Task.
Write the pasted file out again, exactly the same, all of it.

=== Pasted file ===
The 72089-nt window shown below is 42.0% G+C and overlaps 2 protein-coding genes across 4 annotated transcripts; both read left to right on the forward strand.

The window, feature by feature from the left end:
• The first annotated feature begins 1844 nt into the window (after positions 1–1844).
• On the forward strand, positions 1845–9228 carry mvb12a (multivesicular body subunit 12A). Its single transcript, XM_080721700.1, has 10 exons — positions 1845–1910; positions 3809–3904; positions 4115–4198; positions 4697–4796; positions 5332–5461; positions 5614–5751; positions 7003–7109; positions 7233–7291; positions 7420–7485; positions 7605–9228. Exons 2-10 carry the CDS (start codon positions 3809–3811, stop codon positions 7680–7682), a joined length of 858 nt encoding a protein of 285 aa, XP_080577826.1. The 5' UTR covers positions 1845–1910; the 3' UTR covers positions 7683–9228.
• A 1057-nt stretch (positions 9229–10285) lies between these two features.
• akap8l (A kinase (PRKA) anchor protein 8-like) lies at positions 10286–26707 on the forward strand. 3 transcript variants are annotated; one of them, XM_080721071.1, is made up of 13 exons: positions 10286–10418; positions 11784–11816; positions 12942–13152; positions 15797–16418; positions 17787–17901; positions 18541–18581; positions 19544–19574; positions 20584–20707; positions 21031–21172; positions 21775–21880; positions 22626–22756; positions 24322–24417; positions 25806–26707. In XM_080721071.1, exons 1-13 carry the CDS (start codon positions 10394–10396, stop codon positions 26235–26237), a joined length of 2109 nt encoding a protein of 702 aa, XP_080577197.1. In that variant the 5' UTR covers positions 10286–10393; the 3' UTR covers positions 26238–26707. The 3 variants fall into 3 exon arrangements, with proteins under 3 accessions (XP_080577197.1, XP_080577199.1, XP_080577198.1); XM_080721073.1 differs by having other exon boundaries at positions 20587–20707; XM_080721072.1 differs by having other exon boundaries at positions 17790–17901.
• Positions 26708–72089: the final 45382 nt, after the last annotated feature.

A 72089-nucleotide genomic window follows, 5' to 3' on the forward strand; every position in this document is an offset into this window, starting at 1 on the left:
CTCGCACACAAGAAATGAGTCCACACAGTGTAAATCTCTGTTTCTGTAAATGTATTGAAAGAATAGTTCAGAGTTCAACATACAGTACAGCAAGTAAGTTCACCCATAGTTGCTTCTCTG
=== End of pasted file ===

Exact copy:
The 72089-nt window shown below is 42.0% G+C and overlaps 2 protein-coding genes across 4 annotated transcripts; both read left to right on the forward strand.

The window, feature by feature from the left end:
• The first annotated feature begins 1844 nt into the window (after positions 1–1844).
• On the forward strand, positions 1845–9228 carry mvb12a (multivesicular body subunit 12A). Its single transcript, XM_080721700.1, has 10 exons — positions 1845–1910; positions 3809–3904; positions 4115–4198; positions 4697–4796; positions 5332–5461; positions 5614–5751; positions 7003–7109; positions 7233–7291; positions 7420–7485; positions 7605–9228. Exons 2-10 carry the CDS (start codon positions 3809–3811, stop codon positions 7680–7682), a joined length of 858 nt encoding a protein of 285 aa, XP_080577826.1. The 5' UTR covers positions 1845–1910; the 3' UTR covers positions 7683–9228.
• A 1057-nt stretch (positions 9229–10285) lies between these two features.
• akap8l (A kinase (PRKA) anchor protein 8-like) lies at positions 10286–26707 on the forward strand. 3 transcript variants are annotated; one of them, XM_080721071.1, is made up of 13 exons: positions 10286–10418; positions 11784–11816; positions 12942–13152; positions 15797–16418; positions 17787–17901; positions 18541–18581; positions 19544–19574; positions 20584–20707; positions 21031–21172; positions 21775–21880; positions 22626–22756; positions 24322–24417; positions 25806–26707. In XM_080721071.1, exons 1-13 carry the CDS (start codon positions 10394–10396, stop codon positions 26235–26237), a joined length of 2109 nt encoding a protein of 702 aa, XP_080577197.1. In that variant the 5' UTR covers positions 10286–10393; the 3' UTR covers positions 26238–26707. The 3 variants fall into 3 exon arrangements, with proteins under 3 accessions (XP_080577197.1, XP_080577199.1, XP_080577198.1); XM_080721073.1 differs by having other exon boundaries at positions 20587–20707; XM_080721072.1 differs by having other exon boundaries at positions 17790–17901.
• Positions 26708–72089: the final 45382 nt, after the last annotated feature.

A 72089-nucleotide genomic window follows, 5' to 3' on the forward strand; every position in this document is an offset into this window, starting at 1 on the left:
CTCGCACACAAGAAATGAGTCCACACAGTGTAAATCTCTGTTTCTGTAAATGTATTGAAAGAATAGTTCAGAGTTCAACATACAGTACAGCAAGTAAGTTCACCCATAGTTGCTTCTCTG